Droughts and Gender Bias in Infant Mortality in Sub-Saharan Africa
Are African girls more exposed than boys to risk of infant mortality during crises and if so, is the difference due to discrimination? To answer these questions, we combine retrospective fertility data on over 1.5 million births from Demographic and Health Surveys with data on rainfall variability and find a substantial gender difference favouring boys following droughts. We substantiate that this difference has social determinants by showing that the difference is only present in contexts in which we would expect discrimination of daughters. The difference is only present in communities with strong preferences for sons and in areas where fertility desires are low. In areas with low levels of female employment there is a large gender gap following droughts, especially for infants with mothers who are not working. In contrast, there is no gender difference in infant mortality after droughts in areas where many women work, irrespective of the employment status of the individual mother under consideration. No difference is found across mothers with different levels of education, perhaps due to the lower fertility preferences of more educated women. In total, the results indicate a large and socially founded gender bias in infant mortality after crises. They also shed light on factors behind the African exceptionalism of little gender discrimination in infant mortality. As communities with strong son preferences, low fertility preferences, and low female employment display gender bias after crises in Africa, the results are consistent with factors explaining differences in gender biases between countries across the world.
|Date of creation:||13 Feb 2014|
|Date of revision:|
|Contact details of provider:|| Postal: Department of Economics, University of Oslo, P.O Box 1095 Blindern, N-0317 Oslo, Norway|
Phone: 22 85 51 27
Fax: 22 85 50 35
Web page: http://www.oekonomi.uio.no/indexe.html
More information through EDIRC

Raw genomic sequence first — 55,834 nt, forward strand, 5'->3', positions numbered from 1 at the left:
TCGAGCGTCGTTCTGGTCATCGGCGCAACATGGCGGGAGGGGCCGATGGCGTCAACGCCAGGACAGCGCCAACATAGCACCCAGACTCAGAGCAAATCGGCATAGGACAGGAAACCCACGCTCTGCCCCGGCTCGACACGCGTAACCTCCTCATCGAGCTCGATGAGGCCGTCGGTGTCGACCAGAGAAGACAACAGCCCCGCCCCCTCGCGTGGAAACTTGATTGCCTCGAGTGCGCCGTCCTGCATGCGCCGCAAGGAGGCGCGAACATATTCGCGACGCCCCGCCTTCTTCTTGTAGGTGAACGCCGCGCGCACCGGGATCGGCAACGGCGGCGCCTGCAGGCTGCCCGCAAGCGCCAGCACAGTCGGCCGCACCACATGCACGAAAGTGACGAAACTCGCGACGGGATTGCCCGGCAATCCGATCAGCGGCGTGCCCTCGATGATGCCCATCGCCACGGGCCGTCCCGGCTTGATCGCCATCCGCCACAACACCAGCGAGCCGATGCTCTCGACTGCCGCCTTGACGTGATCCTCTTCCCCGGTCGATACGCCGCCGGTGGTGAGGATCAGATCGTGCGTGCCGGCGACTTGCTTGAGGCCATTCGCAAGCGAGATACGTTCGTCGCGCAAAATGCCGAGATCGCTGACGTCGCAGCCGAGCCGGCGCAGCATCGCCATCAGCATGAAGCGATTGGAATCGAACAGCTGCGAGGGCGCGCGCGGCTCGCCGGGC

Please report citation or reference errors to , or , if you are the registered author of the cited work, log in to your RePEc Author Service profile, click on "citations" and make appropriate adjustments.:
- Fenske, James, 2015.
"African polygamy: Past and present,"
Journal of Development Economics,
Elsevier, vol. 117(C), pages 58-73.
- James Fenske, 2012. "African polygamy: Past and present," CSAE Working Paper Series 2012-20, Centre for the Study of African Economies, University of Oxford.
- Fenske, James, 2012. "African polygamy: Past and present," MPRA Paper 41618, University Library of Munich, Germany.
- James Fenske, 2012. "African Polygamy: Past and Present," Economics Series Working Papers WPS/2012-20, University of Oxford, Department of Economics.
- Burke, Marshall & Gong, Erick & Jones, Kelly, 2011.
"Income shocks and HIV in Sub-Saharan Africa:,"
IFPRI discussion papers
1146, International Food Policy Research Institute (IFPRI).
- Mariano Rabassa & Emmanuel Skoufias & Hanan Jacoby, 2014.
"Weather and Child Health in Rural Nigeria,"
Journal of African Economies,
Centre for the Study of African Economies (CSAE), vol. 23(4), pages 464-492.
- Kenneth Harttgen & Stephan Klasen & Sebastian Vollmer, 2013. "Economic Growth and Child Undernutrition in sub-Saharan Africa," Population and Development Review, The Population Council, Inc., vol. 39(3), pages 397-412, 09.
- Esther Duflo, 2011.
"Women's Empowerment and Economic Development,"
NBER Working Papers
17702, National Bureau of Economic Research, Inc.
- Roland Pongou, 2013. "Why Is Infant Mortality Higher in Boys Than in Girls? A New Hypothesis Based on Preconception Environment and Evidence From a Large Sample of Twins," Demography, Springer, vol. 50(2), pages 421-444, April.
- Marshall Burke & Erick Gong & Kelly Jones, 2015.
"Income Shocks and HIV in Africa,"
Royal Economic Society, vol. 125(585), pages 1157-1189, 06.
- Christophe Z. Guilmoto, 2009. "The Sex Ratio Transition in Asia," Population and Development Review, The Population Council, Inc., vol. 35(3), pages 519-549.
- repec:oup:restud:v:77:y:2010:i:4:p:1262-1300 is not listed on IDEAS
- John Bongaarts, 2010. "The causes of educational differences in fertility in Sub-Saharan Africa," Vienna Yearbook of Population Research, Vienna Institute of Demography (VID) of the Austrian Academy of Sciences in Vienna, vol. 8(1), pages 31-50.
- Elaina Rose, 1999. "Consumption Smoothing and Excess Female Mortality in Rural India," The Review of Economics and Statistics, MIT Press, vol. 81(1), pages 41-49, February.
- Paulo Guimarães & Pedro Portugal, 2010. "A simple feasible procedure to fit models with high-dimensional fixed effects," Stata Journal, StataCorp LP, vol. 10(4), pages 628-649, December.
- Gary S. Becker, 1981. "A Treatise on the Family," NBER Books, National Bureau of Economic Research, Inc, number beck81-1, March.
- Björkman-Nyqvist, Martina, 2013. "Income shocks and gender gaps in education: Evidence from Uganda," Journal of Development Economics, Elsevier, vol. 105(C), pages 237-253.
When requesting a correction, please mention this item's handle: RePEc:hhs:osloec:2014_002. See general information about how to correct material in RePEc.
For technical questions regarding this item, or to correct its authors, title, abstract, bibliographic or download information, contact: (Magnus Gabriel Aase)
If references are entirely missing, you can add them using this form.